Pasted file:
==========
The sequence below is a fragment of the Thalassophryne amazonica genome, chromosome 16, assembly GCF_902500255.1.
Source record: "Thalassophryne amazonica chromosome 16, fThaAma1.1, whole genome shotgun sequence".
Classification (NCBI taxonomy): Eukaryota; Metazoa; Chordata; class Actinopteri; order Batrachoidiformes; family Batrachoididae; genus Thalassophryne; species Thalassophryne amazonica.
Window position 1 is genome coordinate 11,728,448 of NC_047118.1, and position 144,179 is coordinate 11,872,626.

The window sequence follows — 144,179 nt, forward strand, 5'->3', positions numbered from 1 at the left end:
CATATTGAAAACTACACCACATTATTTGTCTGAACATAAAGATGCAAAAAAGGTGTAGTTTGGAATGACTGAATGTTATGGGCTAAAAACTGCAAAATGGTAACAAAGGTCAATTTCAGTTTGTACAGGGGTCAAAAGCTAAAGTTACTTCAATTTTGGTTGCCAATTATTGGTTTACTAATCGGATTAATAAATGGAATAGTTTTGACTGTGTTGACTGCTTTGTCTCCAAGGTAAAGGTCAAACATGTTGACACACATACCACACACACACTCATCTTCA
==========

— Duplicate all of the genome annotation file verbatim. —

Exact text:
The sequence below is a fragment of the Thalassophryne amazonica genome, chromosome 16, assembly GCF_902500255.1.
Source record: "Thalassophryne amazonica chromosome 16, fThaAma1.1, whole genome shotgun sequence".
Classification (NCBI taxonomy): Eukaryota; Metazoa; Chordata; class Actinopteri; order Batrachoidiformes; family Batrachoididae; genus Thalassophryne; species Thalassophryne amazonica.
Window position 1 is genome coordinate 11,728,448 of NC_047118.1, and position 144,179 is coordinate 11,872,626.

The window sequence follows — 144,179 nt, forward strand, 5'->3', positions numbered from 1 at the left end:
CATATTGAAAACTACACCACATTATTTGTCTGAACATAAAGATGCAAAAAAGGTGTAGTTTGGAATGACTGAATGTTATGGGCTAAAAACTGCAAAATGGTAACAAAGGTCAATTTCAGTTTGTACAGGGGTCAAAAGCTAAAGTTACTTCAATTTTGGTTGCCAATTATTGGTTTACTAATCGGATTAATAAATGGAATAGTTTTGACTGTGTTGACTGCTTTGTCTCCAAGGTAAAGGTCAAACATGTTGACACACATACCACACACACACTCATCTTCA